Jill Colton, staff writer
December 4, 2010 — Flurries and squalls developed off the Great Lakes resulting in heavy snow for some areas in Ontario.
There's no mistaking it, December is here and so is the snow. The official start of winter is still a few weeks away, but you wouldn't know it in parts of Ontario.
Snow squalls have been streaming off Lake Huron and Georgian Bay and places like Barrie, Goderich and Owen Sound could see up to 15 cm through Saturday. Intense bands are also bringing snow to areas farther west including London and Wiarton.
Adjusting your driving habits is crucial as the seasons begin to change and conditions deteriorate. On Friday morning police responded to a roll over near Wasaga Beach. No injuries were reported, but authorities are warning drivers to take precaution on the roads.
“The roads are extremely slippery and please slow down,” says Tony Van Dam, Fire Chief in the Springwater Township. The potential for whiteout conditions and poor visibility will continue through the overnight hours.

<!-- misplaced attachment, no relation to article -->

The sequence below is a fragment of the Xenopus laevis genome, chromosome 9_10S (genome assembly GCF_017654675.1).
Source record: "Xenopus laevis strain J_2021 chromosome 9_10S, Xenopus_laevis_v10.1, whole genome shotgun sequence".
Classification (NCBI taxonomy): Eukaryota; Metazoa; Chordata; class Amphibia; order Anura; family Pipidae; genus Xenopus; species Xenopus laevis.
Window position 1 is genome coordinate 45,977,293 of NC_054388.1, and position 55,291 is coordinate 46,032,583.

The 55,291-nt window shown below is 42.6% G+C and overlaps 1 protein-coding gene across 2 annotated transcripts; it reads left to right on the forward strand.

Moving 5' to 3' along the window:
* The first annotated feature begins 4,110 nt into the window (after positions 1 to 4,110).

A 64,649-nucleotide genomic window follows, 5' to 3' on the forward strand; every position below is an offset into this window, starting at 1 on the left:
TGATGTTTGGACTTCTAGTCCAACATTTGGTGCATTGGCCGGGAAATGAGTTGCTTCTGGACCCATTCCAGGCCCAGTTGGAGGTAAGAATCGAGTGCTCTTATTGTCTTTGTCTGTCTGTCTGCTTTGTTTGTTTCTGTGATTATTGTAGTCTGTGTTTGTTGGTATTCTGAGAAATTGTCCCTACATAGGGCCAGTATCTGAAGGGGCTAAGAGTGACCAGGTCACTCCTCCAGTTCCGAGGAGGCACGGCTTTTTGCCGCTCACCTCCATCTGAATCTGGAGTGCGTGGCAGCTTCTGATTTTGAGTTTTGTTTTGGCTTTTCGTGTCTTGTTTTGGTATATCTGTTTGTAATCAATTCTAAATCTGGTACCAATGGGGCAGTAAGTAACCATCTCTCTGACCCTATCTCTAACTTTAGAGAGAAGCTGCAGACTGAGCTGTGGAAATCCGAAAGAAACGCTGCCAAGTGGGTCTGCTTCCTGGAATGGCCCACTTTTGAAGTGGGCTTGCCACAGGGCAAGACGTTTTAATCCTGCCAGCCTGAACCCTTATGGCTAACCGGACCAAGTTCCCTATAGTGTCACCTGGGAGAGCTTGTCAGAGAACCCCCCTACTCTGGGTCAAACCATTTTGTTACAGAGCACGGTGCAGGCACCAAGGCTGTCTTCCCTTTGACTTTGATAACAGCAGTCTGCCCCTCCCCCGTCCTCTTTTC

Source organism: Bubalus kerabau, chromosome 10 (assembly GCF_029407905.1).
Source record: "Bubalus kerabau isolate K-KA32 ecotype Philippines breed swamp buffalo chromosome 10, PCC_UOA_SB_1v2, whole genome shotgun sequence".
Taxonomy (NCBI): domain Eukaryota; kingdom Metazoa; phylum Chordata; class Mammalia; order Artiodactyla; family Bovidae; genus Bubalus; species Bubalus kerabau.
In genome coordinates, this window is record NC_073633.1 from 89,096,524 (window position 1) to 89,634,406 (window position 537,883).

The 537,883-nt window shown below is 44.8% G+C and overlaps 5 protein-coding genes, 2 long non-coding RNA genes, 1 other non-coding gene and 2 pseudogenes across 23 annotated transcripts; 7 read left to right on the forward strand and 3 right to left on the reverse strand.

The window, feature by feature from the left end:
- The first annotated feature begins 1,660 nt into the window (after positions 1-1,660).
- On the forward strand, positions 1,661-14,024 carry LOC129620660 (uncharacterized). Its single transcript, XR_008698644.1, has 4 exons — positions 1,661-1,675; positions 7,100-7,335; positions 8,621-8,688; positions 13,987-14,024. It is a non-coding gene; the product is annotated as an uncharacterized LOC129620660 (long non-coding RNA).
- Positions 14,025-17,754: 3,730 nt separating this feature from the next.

The piling snow is giving ski resorts in the area something to smile about. ““The fresh snow is a nice start to the season because it provides a nice mix of natural snowfall combined with man made snowmaking. This actually helps to enhance the ski experience,” explains Kelly O'Neil, public relations representative for Blue Mountain.
Since Thursday, Sault Ste. Marie has already seen 25 cm and almost 13 cm has fallen on Wiarton. Meanwhile, south of the border in Buffalo, motorists were left stranded when nearly 100 cm pounded the region.
Although the snow is set to taper on Saturday, another system could bring more wintery conditions on Sunday.
“A big low pressure system that is moving into the Maritimes is helping northwesterly winds to sweep across southern Ontario,” says Dayna Vettese, a meteorologist at The Weather Network. “The strong winds will cause lake effect snow and colder temperatures for southern Ontario and parts of Quebec.”
The GTA will see less than 5 cm of snow with this storm, but areas around Lake Huron could see as much as 30 cm.
This week, much of Ontario was drenched with heavy rain, thanks to an intense low pressure system. The same storm brought heavy amounts of snow to northwestern Ontario.
To stay up-to-date on the current conditions where you are, be sure to check your local forecast. You can also tune in to The Weather Network, where the National Forecast comes up at the top and bottom of every hour.
With files from Lyndsay Morrison and Andrea Stockton